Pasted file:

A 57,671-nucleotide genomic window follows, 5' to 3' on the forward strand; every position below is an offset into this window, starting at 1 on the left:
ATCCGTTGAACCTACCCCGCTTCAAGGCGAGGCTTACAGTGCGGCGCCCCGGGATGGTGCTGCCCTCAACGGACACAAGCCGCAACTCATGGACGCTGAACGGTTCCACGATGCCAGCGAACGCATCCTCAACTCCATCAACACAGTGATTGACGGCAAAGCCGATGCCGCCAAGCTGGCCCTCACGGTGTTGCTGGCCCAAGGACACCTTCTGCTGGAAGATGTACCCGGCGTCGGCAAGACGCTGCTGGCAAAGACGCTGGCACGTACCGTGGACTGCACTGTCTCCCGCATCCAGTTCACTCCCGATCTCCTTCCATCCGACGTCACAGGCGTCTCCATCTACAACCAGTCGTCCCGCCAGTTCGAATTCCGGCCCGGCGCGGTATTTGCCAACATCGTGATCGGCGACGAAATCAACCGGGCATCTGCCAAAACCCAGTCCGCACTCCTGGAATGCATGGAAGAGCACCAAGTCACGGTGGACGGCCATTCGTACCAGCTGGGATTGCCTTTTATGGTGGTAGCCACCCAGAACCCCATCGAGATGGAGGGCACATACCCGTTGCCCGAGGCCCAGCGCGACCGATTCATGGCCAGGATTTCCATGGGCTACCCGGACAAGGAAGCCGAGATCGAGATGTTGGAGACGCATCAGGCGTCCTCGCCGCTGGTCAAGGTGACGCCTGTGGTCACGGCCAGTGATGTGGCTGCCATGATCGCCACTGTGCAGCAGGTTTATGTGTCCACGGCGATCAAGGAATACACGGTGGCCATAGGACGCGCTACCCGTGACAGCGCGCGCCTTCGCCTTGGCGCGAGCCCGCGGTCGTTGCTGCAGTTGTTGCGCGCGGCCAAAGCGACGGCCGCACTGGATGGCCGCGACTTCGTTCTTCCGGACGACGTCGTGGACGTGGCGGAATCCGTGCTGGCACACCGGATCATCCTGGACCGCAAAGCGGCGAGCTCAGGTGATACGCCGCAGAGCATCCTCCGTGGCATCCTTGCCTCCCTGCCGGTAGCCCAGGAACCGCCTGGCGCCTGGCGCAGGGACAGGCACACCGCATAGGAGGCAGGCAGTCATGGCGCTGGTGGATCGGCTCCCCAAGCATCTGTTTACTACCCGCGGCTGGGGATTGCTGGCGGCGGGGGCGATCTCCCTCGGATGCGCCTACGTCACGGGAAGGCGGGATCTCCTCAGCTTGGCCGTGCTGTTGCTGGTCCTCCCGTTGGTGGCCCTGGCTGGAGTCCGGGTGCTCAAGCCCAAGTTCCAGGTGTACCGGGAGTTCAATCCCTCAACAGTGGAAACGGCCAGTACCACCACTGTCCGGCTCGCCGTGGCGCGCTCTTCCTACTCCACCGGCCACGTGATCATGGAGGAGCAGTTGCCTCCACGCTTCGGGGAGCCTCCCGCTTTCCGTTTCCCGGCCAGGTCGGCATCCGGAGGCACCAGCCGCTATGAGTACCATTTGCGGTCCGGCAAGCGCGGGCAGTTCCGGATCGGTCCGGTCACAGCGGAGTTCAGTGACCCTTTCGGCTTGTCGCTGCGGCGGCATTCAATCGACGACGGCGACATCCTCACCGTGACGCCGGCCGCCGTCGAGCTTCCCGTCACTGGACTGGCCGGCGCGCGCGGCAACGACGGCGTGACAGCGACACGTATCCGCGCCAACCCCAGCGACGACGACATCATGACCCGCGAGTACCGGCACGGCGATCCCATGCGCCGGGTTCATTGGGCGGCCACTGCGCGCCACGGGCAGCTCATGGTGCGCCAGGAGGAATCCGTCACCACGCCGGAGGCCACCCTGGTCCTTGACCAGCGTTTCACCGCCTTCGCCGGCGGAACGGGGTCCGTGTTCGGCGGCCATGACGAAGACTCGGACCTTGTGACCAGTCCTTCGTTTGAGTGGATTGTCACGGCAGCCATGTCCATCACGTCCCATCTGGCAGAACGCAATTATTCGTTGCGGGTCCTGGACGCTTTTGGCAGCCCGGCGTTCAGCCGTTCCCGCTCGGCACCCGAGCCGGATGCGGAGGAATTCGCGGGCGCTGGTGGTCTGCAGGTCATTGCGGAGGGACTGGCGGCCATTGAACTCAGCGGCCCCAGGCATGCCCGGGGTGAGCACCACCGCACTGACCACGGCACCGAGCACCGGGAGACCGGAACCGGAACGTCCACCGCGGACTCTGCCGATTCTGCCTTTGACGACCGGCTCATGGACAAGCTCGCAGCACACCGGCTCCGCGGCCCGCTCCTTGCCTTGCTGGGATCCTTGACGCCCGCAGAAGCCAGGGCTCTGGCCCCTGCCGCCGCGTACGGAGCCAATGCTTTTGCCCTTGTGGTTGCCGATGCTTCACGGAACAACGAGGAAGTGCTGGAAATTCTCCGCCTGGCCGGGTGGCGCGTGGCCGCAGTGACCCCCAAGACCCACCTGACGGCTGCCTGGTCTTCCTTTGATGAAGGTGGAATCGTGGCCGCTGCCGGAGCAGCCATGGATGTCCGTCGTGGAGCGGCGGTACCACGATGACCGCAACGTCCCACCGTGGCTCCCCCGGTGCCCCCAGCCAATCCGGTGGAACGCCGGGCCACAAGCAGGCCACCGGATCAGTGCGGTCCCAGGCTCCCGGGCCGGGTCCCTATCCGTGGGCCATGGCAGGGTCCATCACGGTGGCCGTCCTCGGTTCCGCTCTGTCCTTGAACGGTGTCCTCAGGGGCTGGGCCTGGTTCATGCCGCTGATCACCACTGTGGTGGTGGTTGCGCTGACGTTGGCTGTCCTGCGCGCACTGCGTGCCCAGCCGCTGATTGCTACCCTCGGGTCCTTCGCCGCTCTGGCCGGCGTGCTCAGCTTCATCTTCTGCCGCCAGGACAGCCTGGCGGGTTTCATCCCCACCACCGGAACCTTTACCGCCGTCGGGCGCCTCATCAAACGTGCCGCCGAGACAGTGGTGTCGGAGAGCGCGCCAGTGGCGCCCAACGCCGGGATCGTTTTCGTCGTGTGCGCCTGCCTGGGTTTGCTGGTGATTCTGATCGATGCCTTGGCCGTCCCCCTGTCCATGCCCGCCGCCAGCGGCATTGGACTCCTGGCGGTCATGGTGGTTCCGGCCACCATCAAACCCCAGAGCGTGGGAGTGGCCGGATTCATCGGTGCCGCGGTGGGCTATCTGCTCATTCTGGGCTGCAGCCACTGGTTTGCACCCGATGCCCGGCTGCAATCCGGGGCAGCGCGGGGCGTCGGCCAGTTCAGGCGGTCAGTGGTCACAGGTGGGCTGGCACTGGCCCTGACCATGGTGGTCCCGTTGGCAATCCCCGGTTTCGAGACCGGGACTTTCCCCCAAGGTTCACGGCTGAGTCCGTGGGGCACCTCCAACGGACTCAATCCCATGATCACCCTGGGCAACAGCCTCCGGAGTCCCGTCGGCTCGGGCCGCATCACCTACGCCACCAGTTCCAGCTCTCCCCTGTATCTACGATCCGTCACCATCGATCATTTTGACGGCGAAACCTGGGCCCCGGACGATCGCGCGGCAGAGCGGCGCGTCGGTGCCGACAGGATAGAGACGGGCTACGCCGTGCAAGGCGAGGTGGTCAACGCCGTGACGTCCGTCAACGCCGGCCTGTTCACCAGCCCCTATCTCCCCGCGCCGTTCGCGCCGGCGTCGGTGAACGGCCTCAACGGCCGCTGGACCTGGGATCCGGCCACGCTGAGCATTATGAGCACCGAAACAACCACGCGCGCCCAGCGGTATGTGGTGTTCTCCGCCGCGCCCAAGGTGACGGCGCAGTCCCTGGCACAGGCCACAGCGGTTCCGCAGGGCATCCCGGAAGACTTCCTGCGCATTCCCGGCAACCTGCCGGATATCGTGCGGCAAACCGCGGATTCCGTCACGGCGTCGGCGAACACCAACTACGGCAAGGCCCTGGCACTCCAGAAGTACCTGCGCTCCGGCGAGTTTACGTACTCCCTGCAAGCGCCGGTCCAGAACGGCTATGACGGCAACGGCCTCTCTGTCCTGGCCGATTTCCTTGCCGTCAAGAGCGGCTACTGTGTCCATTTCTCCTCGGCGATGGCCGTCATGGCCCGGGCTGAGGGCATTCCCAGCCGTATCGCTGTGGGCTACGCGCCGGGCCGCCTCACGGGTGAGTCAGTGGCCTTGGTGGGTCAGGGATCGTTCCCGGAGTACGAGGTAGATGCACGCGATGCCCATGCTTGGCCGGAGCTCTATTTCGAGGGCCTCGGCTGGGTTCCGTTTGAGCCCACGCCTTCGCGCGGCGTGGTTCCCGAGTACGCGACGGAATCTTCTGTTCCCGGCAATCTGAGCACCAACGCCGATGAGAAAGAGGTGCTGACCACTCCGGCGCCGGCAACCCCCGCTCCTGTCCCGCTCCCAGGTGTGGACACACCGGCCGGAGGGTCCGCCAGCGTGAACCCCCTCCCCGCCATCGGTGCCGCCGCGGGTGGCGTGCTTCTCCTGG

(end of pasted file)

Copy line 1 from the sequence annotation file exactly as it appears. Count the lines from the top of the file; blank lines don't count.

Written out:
A 57,671-nucleotide genomic window follows, 5' to 3' on the forward strand; every position below is an offset into this window, starting at 1 on the left: